“ To candid reasonable men I am not afraid to lay open what have been the inmost thoughts of my

heart. I have thought I am a creature of a day, passing through life as an arrow through the air. I am a spi.

rit, come from God, and returning to God; just hovering over the great gulf, till a few moments hence I am no more seen; I drop into an unchangeable eternity. I want to know one thing, the way to heaven, how to land safe on that happy shore.

God himself has con. descended to teach the way: for this very end he came down from heaven. He hath written it down in a book. O give me that book! At any price, give me the book of God! I have it. Here is knowledge enough for me. Let me be homo unius libri. Here then I am, far from the busy ways of men.

I sit down alone. Only God is here. In his presence I open, I read his book ; for this end, to find the way to heaven. Is there a doubt concerning the meaning of what I read? Does any thing appear dark or intricate? I lift up my heart to the father of lights, · Lord, is it not thy word, If any man lack wisdom, let him ask of God? Thou givest liberally, and upraidest not. Thou hast said, If willing to do thy will, he shall know. I am willing to do, let me know thy will.' I then search after, and consider, parallel passages of Scripture, comparing spiritual things with spiritual. I meditate thereon with all the attention and earnest. ness of which my mind is capable. If any doubt still remain, I consult those who are experienced in the things of God; and then the writings whereby being dead they yet speak. And what I thus learn, that I teach."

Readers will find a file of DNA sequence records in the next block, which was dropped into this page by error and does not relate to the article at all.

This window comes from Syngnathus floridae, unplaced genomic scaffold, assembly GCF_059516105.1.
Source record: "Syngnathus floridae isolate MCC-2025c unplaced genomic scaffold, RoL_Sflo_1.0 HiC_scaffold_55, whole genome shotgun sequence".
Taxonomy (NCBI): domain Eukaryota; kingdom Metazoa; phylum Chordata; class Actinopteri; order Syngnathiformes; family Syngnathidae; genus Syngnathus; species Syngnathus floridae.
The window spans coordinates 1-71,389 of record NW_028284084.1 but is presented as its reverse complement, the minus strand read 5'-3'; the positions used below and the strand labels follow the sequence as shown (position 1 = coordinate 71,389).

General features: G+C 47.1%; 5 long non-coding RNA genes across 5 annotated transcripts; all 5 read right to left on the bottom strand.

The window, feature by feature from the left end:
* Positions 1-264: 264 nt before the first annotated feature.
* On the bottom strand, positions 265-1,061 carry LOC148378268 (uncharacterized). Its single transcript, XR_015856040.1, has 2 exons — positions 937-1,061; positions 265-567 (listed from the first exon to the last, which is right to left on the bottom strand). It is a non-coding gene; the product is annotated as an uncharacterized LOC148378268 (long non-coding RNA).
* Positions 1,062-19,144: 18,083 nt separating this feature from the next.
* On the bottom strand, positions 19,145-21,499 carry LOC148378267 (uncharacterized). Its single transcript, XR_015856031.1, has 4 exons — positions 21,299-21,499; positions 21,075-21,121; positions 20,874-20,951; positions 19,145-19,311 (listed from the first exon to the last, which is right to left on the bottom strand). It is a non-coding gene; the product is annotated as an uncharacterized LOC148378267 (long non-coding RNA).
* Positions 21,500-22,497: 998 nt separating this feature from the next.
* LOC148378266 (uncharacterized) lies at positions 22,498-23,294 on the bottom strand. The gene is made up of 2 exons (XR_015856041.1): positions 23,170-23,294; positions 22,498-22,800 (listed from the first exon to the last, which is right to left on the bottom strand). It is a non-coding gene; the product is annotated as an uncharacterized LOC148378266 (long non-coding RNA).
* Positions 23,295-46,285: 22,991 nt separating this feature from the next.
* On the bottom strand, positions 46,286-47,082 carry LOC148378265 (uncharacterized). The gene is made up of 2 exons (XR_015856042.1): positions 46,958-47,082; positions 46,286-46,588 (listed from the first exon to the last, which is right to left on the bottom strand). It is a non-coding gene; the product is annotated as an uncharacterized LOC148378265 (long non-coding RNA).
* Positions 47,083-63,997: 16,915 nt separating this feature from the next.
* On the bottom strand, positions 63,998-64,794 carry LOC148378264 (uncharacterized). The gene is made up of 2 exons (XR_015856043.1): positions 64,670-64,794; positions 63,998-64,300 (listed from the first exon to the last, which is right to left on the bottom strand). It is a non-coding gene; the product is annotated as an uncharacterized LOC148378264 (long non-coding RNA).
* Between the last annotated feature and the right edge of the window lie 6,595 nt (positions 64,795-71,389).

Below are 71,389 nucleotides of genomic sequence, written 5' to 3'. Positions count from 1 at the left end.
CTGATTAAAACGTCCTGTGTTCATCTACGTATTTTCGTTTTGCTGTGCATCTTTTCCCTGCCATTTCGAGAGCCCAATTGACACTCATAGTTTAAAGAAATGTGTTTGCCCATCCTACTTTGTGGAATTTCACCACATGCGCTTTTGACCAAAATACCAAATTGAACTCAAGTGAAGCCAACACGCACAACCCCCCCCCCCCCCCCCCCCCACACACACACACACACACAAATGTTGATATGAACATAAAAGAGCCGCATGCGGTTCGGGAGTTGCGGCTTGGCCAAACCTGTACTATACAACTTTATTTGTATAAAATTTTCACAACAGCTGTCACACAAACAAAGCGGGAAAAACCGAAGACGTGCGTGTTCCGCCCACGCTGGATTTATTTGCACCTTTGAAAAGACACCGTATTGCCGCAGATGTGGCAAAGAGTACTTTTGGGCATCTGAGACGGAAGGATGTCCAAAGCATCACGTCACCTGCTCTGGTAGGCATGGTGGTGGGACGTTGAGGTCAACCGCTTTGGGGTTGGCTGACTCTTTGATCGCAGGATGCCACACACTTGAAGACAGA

With respect to the right manner of preaching, he thus speaks in his notes on our Lord's sermon upon the mount :- Through this whole discourse we cannot but observe the most exact method which can possibly be conceived. Every paragraph, every sentence, is closely connected with that which precedes, and that which follows it. And is not this the pattern to every Christian preacher? If any, then, are able to follow it without any premeditation, well; if not, let them not dare to preach without it. No rhapsody, no inco. herency, whether the things spoken be true or false, comes from the Spirit of Christ.”